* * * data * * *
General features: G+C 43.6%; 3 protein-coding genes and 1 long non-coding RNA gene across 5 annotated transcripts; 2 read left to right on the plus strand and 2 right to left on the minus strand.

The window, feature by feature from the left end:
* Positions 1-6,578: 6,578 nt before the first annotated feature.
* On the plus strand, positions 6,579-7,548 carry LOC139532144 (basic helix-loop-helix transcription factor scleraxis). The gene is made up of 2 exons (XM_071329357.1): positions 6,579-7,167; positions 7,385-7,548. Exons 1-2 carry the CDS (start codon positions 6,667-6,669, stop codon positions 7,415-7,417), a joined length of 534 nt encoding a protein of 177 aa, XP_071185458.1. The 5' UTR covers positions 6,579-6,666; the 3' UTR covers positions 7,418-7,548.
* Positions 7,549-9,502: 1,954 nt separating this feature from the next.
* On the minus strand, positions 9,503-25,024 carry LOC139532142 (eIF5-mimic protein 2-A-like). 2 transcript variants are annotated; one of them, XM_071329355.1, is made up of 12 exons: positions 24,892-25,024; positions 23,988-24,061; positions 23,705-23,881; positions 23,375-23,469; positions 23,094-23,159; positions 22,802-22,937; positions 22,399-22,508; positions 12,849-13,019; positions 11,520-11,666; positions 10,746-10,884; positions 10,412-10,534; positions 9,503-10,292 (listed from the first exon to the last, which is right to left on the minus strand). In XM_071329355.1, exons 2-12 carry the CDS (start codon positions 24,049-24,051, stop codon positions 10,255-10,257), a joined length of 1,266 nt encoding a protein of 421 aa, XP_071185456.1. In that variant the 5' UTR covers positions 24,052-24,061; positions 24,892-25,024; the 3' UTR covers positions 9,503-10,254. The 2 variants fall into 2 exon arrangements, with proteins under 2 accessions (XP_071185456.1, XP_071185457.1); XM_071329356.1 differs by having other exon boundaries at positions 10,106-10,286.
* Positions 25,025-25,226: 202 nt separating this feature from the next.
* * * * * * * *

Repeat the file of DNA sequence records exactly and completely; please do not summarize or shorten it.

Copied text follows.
General features: G+C 43.6%; 3 protein-coding genes and 1 long non-coding RNA gene across 5 annotated transcripts; 2 read left to right on the plus strand and 2 right to left on the minus strand.

The window, feature by feature from the left end:
* Positions 1-6,578: 6,578 nt before the first annotated feature.
* On the plus strand, positions 6,579-7,548 carry LOC139532144 (basic helix-loop-helix transcription factor scleraxis). The gene is made up of 2 exons (XM_071329357.1): positions 6,579-7,167; positions 7,385-7,548. Exons 1-2 carry the CDS (start codon positions 6,667-6,669, stop codon positions 7,415-7,417), a joined length of 534 nt encoding a protein of 177 aa, XP_071185458.1. The 5' UTR covers positions 6,579-6,666; the 3' UTR covers positions 7,418-7,548.
* Positions 7,549-9,502: 1,954 nt separating this feature from the next.
* On the minus strand, positions 9,503-25,024 carry LOC139532142 (eIF5-mimic protein 2-A-like). 2 transcript variants are annotated; one of them, XM_071329355.1, is made up of 12 exons: positions 24,892-25,024; positions 23,988-24,061; positions 23,705-23,881; positions 23,375-23,469; positions 23,094-23,159; positions 22,802-22,937; positions 22,399-22,508; positions 12,849-13,019; positions 11,520-11,666; positions 10,746-10,884; positions 10,412-10,534; positions 9,503-10,292 (listed from the first exon to the last, which is right to left on the minus strand). In XM_071329355.1, exons 2-12 carry the CDS (start codon positions 24,049-24,051, stop codon positions 10,255-10,257), a joined length of 1,266 nt encoding a protein of 421 aa, XP_071185456.1. In that variant the 5' UTR covers positions 24,052-24,061; positions 24,892-25,024; the 3' UTR covers positions 9,503-10,254. The 2 variants fall into 2 exon arrangements, with proteins under 2 accessions (XP_071185456.1, XP_071185457.1); XM_071329356.1 differs by having other exon boundaries at positions 10,106-10,286.
* Positions 25,025-25,226: 202 nt separating this feature from the next.